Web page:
CHINA: EASTERN PROMISE

As the nation meets new opportunities and challenges, China's advertising creative is becoming more sophisticated and original, TBWA Shanghai's Eddie Wong reports.

This piece is a chance for me to showcase some of the hottest creative work coming out of China. I hope you agree that the work on display holds its own next to anything blazing a trail on the international advertising stage. More importantly, I hope this work hints at the enormous strides being made in China's rapidly changing advertising market.

China's long-awaited entry to the World Trade Organisation and the huge anticipation surrounding the Olympic Games in 2008 (preparations are in full swing) have given rise to new opportunities and challenges for our ad business as it opens up. These opportunities have brought with them pressure to perform. Only agencies with their fingers on the pulse of changing perceptions of brands - both Chinese and Western - and the evermore sophisticated psyche of the Chinese consumer will succeed.

The examples here are evidence that a growing number of shops on the ground are getting it right. From the simple to the complex, from the local to the global, these agencies are producing striking work. You can tell they're enjoying themselves, too. This is essential for our business to grow in China, and for us to continue to produce work that will turn the heads of any discerning creative, anywhere in the world.

"From China to the USA, next day." "From China to Japan, next day." "From China to Thailand, next day." You get the idea. This campaign by BBDO Shanghai for FedEx is a single-minded approach to the idea of speed of delivery. There is a beautiful simplicity in this campaign. Consumers don't care what happens between the time a package is sent to the time it arrives, so the seamless transition between cities works well. The executions are straightforward and easy to understand. They show that you don't always need a convoluted plot to make a great ad.

Saatchi & Saatchi Beijing's print campaign for the Beijing Youth Daily also makes waves by keeping it simple. The idea, "News has substance", is shown by a series of simple executions. A chair with extra legs, deeply sunk footprints, a slanted mini-bus. I like the chair idea most as it is the clearest explanation of the paper's brand statement. Unlike its competitors' conventional positioning as "news providers", this campaign helps the Beijing Youth Daily define itself as an enjoyable and worthwhile read for young people.

To help you understand the Haagen-Dazs Ice-cream Mooncake campaign TBWA China put together, I'll first have to fill you in on the tradition of the mid-autumn festival. It's also called the mooncake festival as the celebration involves eating mooncakes in view of the full moon during the eighth month and 15th day of the lunar calendar. Traditional mooncakes are made of flour with bean-paste fillings. Haagen-Dazs came up with ice-cream mooncakes. Building on its unconventional product platform, the advertising demonstrates this disruption in an unusual way. One ad shows, instead of flying to the moon as the fable goes, the legendary fairy of the mooncake festival making a bee-line for the ice-cream mooncake. Another execution shows the traditional rabbit, instead of doing his chore of pounding beauty herbs for the fairy, also bounding towards the ice-cream. And the third shows the fairy's lover chopping a Haagen-Dazs' mooncake instead of the tree. This campaign shows a global brand showing a great understanding of Chinese cultural heritage, helping Haagen-Dazs stand out in the cluttered mid-autumn season.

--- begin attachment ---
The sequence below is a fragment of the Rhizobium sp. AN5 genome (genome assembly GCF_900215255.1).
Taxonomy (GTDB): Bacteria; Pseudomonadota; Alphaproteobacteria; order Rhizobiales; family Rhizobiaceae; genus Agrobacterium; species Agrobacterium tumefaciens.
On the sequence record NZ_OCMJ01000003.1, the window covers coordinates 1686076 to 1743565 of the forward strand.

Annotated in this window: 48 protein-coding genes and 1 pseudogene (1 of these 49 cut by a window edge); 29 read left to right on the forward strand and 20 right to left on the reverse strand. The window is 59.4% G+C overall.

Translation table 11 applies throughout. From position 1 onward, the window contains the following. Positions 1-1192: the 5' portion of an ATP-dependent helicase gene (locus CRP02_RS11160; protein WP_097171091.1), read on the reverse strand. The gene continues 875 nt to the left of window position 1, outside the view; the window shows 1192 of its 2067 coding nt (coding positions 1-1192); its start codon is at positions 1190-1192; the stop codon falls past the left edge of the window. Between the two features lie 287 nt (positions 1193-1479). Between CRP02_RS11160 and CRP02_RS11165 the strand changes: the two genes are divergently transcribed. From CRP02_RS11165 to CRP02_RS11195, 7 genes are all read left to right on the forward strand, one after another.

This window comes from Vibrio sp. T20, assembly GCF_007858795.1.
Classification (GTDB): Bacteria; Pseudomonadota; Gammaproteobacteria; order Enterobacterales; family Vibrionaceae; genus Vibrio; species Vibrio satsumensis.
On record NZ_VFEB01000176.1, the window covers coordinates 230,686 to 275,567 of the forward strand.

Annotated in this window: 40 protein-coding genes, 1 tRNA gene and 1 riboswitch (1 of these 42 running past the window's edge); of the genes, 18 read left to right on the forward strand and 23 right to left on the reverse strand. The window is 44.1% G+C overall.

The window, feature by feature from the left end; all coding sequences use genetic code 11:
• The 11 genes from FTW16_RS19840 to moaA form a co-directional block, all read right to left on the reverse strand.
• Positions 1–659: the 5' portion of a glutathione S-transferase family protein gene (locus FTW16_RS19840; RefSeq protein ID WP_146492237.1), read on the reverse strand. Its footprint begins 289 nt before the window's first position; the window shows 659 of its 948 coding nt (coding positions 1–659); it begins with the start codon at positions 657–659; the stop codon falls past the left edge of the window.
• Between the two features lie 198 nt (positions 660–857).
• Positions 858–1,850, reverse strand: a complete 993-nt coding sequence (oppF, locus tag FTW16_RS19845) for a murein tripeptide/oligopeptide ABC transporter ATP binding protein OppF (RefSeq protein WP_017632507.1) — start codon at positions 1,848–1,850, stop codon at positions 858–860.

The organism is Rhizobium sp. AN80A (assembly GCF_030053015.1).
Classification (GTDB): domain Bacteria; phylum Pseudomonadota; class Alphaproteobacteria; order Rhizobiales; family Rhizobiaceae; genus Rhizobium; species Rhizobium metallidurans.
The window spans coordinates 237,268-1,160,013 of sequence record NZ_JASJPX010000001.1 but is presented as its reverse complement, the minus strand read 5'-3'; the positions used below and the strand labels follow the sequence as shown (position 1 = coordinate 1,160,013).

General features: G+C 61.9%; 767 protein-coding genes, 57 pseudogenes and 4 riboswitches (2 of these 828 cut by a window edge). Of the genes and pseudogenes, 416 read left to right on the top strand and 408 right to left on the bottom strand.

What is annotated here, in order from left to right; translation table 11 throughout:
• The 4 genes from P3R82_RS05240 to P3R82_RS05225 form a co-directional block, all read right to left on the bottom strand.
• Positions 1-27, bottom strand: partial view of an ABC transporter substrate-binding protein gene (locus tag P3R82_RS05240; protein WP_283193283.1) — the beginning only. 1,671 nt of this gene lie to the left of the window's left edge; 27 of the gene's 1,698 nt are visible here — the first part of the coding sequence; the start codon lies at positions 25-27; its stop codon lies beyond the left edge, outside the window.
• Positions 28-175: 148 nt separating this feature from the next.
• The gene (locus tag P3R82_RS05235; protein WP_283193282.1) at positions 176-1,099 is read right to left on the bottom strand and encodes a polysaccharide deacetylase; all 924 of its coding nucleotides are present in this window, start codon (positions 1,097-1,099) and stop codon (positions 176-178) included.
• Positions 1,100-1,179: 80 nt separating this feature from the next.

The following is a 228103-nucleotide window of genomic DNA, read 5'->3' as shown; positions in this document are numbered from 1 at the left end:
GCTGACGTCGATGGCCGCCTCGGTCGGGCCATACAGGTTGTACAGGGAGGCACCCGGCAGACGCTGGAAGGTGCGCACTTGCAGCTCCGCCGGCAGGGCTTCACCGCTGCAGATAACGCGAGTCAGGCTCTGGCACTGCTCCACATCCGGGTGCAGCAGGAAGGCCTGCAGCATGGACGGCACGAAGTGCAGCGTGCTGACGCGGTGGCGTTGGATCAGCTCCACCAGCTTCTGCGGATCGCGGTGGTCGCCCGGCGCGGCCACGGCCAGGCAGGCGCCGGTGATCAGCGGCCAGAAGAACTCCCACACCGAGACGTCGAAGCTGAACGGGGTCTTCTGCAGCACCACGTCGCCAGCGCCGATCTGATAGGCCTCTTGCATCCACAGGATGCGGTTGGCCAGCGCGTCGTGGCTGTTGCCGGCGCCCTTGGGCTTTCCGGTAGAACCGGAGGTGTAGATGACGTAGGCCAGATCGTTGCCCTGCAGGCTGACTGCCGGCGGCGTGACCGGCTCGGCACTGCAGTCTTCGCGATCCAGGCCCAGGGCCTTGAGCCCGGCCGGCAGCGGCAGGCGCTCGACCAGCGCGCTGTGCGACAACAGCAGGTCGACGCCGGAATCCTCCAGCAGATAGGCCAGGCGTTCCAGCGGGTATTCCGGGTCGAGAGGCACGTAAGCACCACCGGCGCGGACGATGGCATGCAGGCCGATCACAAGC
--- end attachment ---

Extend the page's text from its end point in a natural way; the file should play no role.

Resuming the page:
When I was flipping through a magazine recently, I was stopped in my tracks by another advertiser playing on China's rich cultural heritage.

A Chinese zodiac horoscope with 11 animals? Where's the rat? But as soon as I noticed the product at the bottom of the page, I smiled. It's an ad for Raid Rat Killer. We have FCB Shanghai to thank for that.

When it comes to animal protection, the panda has long hogged the spotlight.

A poster campaign we at TBWA Shanghai put together for the WWF sought to make it clear that a growing number of creatures - lions, rhinos and wolves - are also in danger of extinction. With the tagline "Not only the panda needs protection", the campaign packed a punch in subway stations across Beijing. But, believe it or not, I saw a man peddling rhino horns outside my office the other day. Advertising can't work on everyone.

Another tough cause we're fighting for is smoking prevention. This is a mountain to climb in China. A third of the world's smokers are Chinese, making it the highest smoking population in the world. The rapid progress this country is experiencing is fuelling the problem and we're seeing a jump in the number of young smokers. Unlike most countries, anti-smoking campaigns are rare here and the government's drab national educational programmes are proving ineffective.

Our campaign is an attempt to speak to young people in their language.

It is also a good place for me to conclude, as it shows the strides being made in new media in China, a critical area to watch as our online population grows at a staggering rate. The message is banged home as soon as the attachment is opened. Each attempt to close a series of pop-up windows leads to more windows opening. After a few more tries, you're able to end the ad. The message is: "You can quit, if you keep trying."

Perseverance is an abundant trait in people in China. Combined with the momentum of progress, our advertising is set to get even better.

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